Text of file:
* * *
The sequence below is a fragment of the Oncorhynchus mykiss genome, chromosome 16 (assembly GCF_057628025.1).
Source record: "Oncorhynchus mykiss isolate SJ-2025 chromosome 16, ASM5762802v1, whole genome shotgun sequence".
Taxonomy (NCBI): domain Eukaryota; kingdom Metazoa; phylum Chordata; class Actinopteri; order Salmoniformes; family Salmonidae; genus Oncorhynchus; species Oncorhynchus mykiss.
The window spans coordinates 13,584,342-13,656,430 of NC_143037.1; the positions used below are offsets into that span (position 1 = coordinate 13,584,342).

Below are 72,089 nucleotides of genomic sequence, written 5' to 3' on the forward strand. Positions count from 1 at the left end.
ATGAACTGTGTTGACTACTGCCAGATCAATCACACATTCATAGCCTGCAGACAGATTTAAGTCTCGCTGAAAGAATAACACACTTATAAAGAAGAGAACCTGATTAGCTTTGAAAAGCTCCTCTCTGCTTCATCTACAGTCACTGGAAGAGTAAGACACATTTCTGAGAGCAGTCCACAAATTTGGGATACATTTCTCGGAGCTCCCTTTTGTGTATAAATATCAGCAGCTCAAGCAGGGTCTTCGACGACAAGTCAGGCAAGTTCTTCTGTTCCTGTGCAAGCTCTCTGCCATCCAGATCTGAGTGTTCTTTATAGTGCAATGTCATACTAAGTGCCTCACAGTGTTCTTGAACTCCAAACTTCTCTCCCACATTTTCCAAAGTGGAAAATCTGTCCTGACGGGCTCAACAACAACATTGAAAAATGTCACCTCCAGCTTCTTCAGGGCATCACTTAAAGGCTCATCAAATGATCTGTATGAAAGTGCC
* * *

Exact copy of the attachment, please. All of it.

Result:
The sequence below is a fragment of the Oncorhynchus mykiss genome, chromosome 16 (assembly GCF_057628025.1).
Source record: "Oncorhynchus mykiss isolate SJ-2025 chromosome 16, ASM5762802v1, whole genome shotgun sequence".
Taxonomy (NCBI): domain Eukaryota; kingdom Metazoa; phylum Chordata; class Actinopteri; order Salmoniformes; family Salmonidae; genus Oncorhynchus; species Oncorhynchus mykiss.
The window spans coordinates 13,584,342-13,656,430 of NC_143037.1; the positions used below are offsets into that span (position 1 = coordinate 13,584,342).

Below are 72,089 nucleotides of genomic sequence, written 5' to 3' on the forward strand. Positions count from 1 at the left end.
ATGAACTGTGTTGACTACTGCCAGATCAATCACACATTCATAGCCTGCAGACAGATTTAAGTCTCGCTGAAAGAATAACACACTTATAAAGAAGAGAACCTGATTAGCTTTGAAAAGCTCCTCTCTGCTTCATCTACAGTCACTGGAAGAGTAAGACACATTTCTGAGAGCAGTCCACAAATTTGGGATACATTTCTCGGAGCTCCCTTTTGTGTATAAATATCAGCAGCTCAAGCAGGGTCTTCGACGACAAGTCAGGCAAGTTCTTCTGTTCCTGTGCAAGCTCTCTGCCATCCAGATCTGAGTGTTCTTTATAGTGCAATGTCATACTAAGTGCCTCACAGTGTTCTTGAACTCCAAACTTCTCTCCCACATTTTCCAAAGTGGAAAATCTGTCCTGACGGGCTCAACAACAACATTGAAAAATGTCACCTCCAGCTTCTTCAGGGCATCACTTAAAGGCTCATCAAATGATCTGTATGAAAGTGCC